How To Stress Test Your Mortgage
March 15, 2022 | Posted by: Ronice Harrison
How would you, as a potential homeowner, cope with your mortgage payments in the event that your interest rate rises, or you suffer a financial emergency like unemployment?
That’s exactly what a stress test is for.
Stress testing your mortgage is east. Once you answer some simple questions, you too can know if you mortgage will pass the stress test.
What is the Mortgage Stress Test?
Basically, the mortgage stress test was designed to alleviate Canada’s household debt issue and prevent Canadians from getting themselves into trouble by taking on a mortgage that’s too big for them. As of June 1, 2021, there are two different qualifying rates under the mortgage stress test.
In order to pass the mortgage stress test, you need to qualify at your contracted mortgage interest rate plus 2% or 5.25%.
If you were to qualify for a mortgage rate of 3.25 or below, you’ll undergo the stress test using the Bank of Canada qualifying rate of 5.25%. However, if you qualify for a mortgage interest rate above 3.25%, then your bank will use the other rate which is the mortgage contract interest rate plus 2%.
Want to learn more about the Canadian Mortgage Stress Test in 2022? Read about it here.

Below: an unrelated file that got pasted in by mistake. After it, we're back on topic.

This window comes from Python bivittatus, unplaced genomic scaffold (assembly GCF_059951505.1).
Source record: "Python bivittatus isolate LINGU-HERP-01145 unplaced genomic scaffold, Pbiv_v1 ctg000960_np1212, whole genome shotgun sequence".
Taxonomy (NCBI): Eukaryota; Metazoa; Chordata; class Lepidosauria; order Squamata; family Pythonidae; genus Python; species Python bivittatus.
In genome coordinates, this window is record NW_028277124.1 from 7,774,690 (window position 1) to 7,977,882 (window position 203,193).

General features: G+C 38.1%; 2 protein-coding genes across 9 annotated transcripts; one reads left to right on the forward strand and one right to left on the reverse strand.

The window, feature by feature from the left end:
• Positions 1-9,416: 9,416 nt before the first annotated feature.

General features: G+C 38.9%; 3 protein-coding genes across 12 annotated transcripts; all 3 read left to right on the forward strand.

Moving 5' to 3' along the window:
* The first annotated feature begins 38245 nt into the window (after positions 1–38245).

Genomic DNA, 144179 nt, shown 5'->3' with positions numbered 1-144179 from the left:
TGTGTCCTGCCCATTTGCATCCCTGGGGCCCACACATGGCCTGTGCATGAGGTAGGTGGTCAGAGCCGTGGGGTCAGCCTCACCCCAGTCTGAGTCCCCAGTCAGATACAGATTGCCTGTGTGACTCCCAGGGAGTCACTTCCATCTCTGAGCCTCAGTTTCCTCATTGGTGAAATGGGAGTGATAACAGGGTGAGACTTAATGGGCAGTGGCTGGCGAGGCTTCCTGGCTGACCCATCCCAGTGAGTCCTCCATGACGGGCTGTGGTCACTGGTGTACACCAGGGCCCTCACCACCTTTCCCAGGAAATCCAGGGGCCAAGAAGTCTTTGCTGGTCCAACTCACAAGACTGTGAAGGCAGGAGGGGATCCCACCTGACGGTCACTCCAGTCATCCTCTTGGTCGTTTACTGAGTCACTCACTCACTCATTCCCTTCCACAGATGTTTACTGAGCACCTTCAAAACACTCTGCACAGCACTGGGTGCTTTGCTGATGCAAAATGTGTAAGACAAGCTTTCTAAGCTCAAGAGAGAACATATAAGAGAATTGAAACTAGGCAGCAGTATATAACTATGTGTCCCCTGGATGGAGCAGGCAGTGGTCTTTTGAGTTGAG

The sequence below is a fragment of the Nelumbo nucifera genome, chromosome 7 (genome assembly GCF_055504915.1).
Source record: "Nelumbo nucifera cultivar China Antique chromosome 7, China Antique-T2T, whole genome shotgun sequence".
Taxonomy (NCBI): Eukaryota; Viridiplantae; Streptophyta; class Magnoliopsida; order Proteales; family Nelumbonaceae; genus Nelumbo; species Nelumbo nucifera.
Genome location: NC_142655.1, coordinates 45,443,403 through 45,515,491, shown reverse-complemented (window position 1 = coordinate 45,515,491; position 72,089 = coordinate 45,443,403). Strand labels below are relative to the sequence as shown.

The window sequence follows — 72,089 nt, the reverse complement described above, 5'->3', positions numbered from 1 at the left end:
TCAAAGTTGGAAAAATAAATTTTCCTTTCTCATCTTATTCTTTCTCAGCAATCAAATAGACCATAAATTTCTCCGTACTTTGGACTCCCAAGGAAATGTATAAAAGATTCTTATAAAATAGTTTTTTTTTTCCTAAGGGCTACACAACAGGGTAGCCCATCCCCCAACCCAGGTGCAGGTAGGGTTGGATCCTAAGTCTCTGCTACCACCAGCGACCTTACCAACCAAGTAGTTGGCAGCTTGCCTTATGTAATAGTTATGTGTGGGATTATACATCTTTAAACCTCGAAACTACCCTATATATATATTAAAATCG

How Do You Stress Test Your Mortgage?
See if your mortgage will pass the stress test by answering these few simple questions:
How Much Have You Saved For A Down Payment?
Regardless of whether you have enough to make a 20% down payment, you will need to undergo the stress test. But, knowing exactly how much you have to put toward your down payment will help you determine how large of a mortgage you can afford.
What Interest Rate Will Your Mortgage Lender Offer You?
If you’re in the beginning stages of purchasing a house you can get preapproved with your bank, this way you’ll have an idea of what interest rate you can afford.
How Much of a Monthly Mortgage Payment You Can Afford?
Next, you need to figure out how large of a monthly mortgage you can afford right now. Armed with your down payment amount and interest rate, a good mortgage calculator can help you figure this out
Use the AQRE Lending mortgage calculators to complete this step.
Can You Afford a Rate Increase of 2%, or a Rate of 5.25%?
As per the new mortgage stress test rules, future homeowners need to be able to afford a rate increase of 2% or a rate of 5.45%, whichever is higher.
You can use a mortgage calculator to figure out what your monthly mortgage payments would be at this new higher rate. Ask yourself if you would comfortably be able to afford them.
Usually, this means that the stress test payment is worth 30% or less of your monthly income before taxes.
How to Prepare for the Mortgage Stress Test:
To better prepare yourself for the stress test, consider taking the following actions:
Pay Down Your Debt
As already mentioned, your lender will look at all the debt that you currently carry and factor it into their assessment of whether or not you’d be eligible for a mortgage. The smaller your current debt load, the lower your TDS will be.